I’ve always thought that this Sunday, when we as the church celebrate the Most Holy Trinity, should be referred to as “Mystery Sunday.” Indeed, what we are celebrating today is the very nature of God, which at the end of the day is always a mystery. That isn’t to say that we don’t have an understanding of what or who the Trinity is, we have centuries of thought and argument to bring us to such an understanding. However, we should always be reminded that our human understanding of God is limited. The ways in which God works, in us, and through us, is not something we can even begin to wrap our heads around.
In the first reading from Exodus, we are reminded of that mystery, as the LORD descends from a cloud to stand with Moses on the mountainside. In that exchange, we find a most poetic descriptor for the Creator: “a merciful and gracious God, slow to anger and rich in kindness and fidelity.”
Paul, in his second letter to the people of Corinth, describes the Trinity in terms of grace, love, and fellowship. The God of love and peace would be with the Corinthians if they encourage one another and live in peace. The emphasis here is important—Paul is describing the ways in which God shows up in the midst of community. God works through people who are in a loving relationship with each other, just as the three persons of the Trinity are in relationship with each other.
Paul was writing to the people of Corinth, a people divided much like we as a people are divided today. In that division, people were losing sight of their call to community, a call heard throughout all of Scripture.
The logic behind the biblical focus on community is simple. When you’re looking out for yourself, it’s you against the world. When you lookout for the others in your community, and they in turn look out for you, it’s the community together that faces the challenges, setbacks, and opportunities the world offers. And that’s where God, a community of three persons, shows up.
Dr. Paul Brand, a physician known for his pioneering work in eliminating leprosy tells the story of a lecture he heard by the anthropologist Margaret Mead. In the lecture, Mead discussed what she believed, through years of research, was the earliest sign of civilization. Her digs produced all kinds of artifacts—from household goods to farming implements. However, Mead asserted that the earliest sign of civilization was actually a healed leg bone.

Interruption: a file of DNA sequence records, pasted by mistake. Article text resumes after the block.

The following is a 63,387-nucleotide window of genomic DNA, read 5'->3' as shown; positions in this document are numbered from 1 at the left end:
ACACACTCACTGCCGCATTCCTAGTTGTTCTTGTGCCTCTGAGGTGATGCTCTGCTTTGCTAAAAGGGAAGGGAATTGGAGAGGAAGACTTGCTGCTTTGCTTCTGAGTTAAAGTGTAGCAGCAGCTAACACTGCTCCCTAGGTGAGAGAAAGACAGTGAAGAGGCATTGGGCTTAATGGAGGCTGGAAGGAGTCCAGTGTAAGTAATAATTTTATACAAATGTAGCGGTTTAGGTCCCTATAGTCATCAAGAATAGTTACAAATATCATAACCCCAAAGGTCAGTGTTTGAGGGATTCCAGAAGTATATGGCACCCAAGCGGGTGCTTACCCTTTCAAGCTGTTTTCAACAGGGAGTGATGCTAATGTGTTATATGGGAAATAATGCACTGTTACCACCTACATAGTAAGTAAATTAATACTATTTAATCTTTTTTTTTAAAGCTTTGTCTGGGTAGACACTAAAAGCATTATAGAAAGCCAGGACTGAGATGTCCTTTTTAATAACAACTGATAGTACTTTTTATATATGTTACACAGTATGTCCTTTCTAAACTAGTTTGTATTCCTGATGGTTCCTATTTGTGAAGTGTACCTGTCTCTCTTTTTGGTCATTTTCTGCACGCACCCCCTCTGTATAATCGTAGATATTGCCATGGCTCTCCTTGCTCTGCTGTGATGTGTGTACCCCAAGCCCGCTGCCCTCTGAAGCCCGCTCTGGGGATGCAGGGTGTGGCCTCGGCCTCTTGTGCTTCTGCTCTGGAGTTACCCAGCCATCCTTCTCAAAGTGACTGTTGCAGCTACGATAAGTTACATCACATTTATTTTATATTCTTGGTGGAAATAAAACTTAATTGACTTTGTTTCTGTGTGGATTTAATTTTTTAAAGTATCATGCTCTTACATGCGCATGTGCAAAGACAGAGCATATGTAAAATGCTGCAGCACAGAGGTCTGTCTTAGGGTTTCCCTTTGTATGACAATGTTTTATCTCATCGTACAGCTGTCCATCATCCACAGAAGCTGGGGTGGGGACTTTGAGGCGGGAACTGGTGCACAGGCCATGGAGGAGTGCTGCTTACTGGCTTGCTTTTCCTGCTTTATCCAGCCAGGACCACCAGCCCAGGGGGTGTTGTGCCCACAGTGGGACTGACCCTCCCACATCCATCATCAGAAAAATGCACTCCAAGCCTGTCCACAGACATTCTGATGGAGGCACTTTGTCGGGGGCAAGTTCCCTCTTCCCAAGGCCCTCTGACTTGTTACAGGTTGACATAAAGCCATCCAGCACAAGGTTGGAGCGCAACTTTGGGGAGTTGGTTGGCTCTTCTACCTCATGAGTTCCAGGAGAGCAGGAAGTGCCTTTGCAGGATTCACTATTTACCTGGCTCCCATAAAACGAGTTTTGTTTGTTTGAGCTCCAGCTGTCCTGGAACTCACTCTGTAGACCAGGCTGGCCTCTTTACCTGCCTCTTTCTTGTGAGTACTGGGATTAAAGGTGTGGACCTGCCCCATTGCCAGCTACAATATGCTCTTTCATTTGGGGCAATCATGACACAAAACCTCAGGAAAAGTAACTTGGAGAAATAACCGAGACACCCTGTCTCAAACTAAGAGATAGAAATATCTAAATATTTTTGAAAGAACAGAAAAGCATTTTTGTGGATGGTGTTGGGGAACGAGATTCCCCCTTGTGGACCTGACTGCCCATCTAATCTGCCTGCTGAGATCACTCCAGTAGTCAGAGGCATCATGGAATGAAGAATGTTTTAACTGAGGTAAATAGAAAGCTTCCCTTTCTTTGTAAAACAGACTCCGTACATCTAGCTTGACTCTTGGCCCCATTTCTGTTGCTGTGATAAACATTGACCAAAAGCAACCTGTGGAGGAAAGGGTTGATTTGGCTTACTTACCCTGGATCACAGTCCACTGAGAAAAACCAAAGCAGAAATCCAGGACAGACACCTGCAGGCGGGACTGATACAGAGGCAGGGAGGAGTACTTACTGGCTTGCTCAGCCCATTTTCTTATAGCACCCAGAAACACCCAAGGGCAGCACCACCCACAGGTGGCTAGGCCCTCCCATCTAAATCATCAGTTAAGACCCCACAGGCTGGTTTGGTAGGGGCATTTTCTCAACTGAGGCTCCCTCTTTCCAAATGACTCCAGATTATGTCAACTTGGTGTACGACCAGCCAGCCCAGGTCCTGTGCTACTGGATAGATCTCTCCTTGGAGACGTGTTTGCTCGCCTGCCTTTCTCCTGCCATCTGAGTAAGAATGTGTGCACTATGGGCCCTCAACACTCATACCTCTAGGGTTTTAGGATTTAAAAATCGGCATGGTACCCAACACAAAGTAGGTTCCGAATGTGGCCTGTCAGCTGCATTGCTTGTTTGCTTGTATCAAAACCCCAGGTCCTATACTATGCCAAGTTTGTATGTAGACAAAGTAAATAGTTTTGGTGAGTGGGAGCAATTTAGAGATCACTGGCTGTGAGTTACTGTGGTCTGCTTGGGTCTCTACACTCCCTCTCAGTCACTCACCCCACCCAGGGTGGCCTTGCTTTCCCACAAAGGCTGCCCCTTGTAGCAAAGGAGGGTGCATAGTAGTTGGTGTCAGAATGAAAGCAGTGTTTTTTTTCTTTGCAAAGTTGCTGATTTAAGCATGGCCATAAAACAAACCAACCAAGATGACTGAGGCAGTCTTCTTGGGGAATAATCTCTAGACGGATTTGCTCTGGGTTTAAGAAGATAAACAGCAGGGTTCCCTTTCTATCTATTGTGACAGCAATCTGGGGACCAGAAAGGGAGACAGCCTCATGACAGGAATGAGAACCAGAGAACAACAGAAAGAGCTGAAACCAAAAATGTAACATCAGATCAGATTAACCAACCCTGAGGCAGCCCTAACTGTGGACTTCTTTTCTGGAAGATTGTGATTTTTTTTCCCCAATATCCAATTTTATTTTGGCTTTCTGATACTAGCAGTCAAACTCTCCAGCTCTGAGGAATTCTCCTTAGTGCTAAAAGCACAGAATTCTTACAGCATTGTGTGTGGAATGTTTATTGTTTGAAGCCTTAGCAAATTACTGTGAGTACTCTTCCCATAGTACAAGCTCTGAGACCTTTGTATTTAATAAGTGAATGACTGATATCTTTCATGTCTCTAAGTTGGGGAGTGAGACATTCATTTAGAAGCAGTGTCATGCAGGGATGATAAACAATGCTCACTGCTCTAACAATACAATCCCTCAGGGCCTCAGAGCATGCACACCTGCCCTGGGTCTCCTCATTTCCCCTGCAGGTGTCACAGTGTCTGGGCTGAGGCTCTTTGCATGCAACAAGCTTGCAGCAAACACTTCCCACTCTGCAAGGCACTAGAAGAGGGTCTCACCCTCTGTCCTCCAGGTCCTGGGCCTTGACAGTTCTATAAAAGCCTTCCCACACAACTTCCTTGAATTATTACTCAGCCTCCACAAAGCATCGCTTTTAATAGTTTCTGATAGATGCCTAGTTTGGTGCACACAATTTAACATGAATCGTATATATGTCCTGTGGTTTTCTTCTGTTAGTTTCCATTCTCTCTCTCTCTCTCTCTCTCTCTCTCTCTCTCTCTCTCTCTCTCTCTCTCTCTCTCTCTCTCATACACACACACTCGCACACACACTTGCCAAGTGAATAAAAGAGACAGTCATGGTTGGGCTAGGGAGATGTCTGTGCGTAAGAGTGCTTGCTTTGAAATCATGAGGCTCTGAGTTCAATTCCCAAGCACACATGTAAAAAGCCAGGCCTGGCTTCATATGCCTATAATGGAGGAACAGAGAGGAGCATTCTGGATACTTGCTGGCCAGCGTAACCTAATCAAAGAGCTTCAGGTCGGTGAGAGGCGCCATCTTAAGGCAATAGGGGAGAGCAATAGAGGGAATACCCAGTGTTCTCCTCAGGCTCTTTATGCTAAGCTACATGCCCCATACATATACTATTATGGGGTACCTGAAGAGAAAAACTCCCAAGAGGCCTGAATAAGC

Brand writes in his book Fearfully and Wonderfully Made (Grand Rapids, MI: Zondervan, 1980):
She explained that such healings were never found in the remains of more competitive societies. There, clues of violence abounded: temples pierced by arrows, skulls crushed by clubs. But the healed femur showed that someone must have cared for the injured person—hunted on his behalf, brought him food, and served him at personal sacrifice. Other societies could not afford such pity.
There are a lot of people walking around with broken legs right now. The pain and the fear being carried by our brothers and our sisters, and by ourselves, is staggering. We as a church which believes in a triune God are called upon to respond.
How do we do that? We show up, we listen, we accompany each other. Such ministry, rooted in baptism, requires no training or degree, but an open heart and patient ears.
We are reminded in today’s gospel text of the incarnation, that moment when God, in the person of Jesus, became human and dwelt among us. Perhaps Jesus is the one person of the Trinity that is less mysterious than the others because we can relate to Jesus’ humanity. Today, the incarnation continues—in us, those who believe. That ongoing revelation of God’s love is found not by individuals set apart, but in the midst of the beloved community we create and foster.
Originally published in “Loose-leaf Lectionary for Mass,” Liturgical Press, Collegeville, Minnesota. Copyright 2020. For subscription information, visit: https://litpress.org/loose-leaf-lectionary/index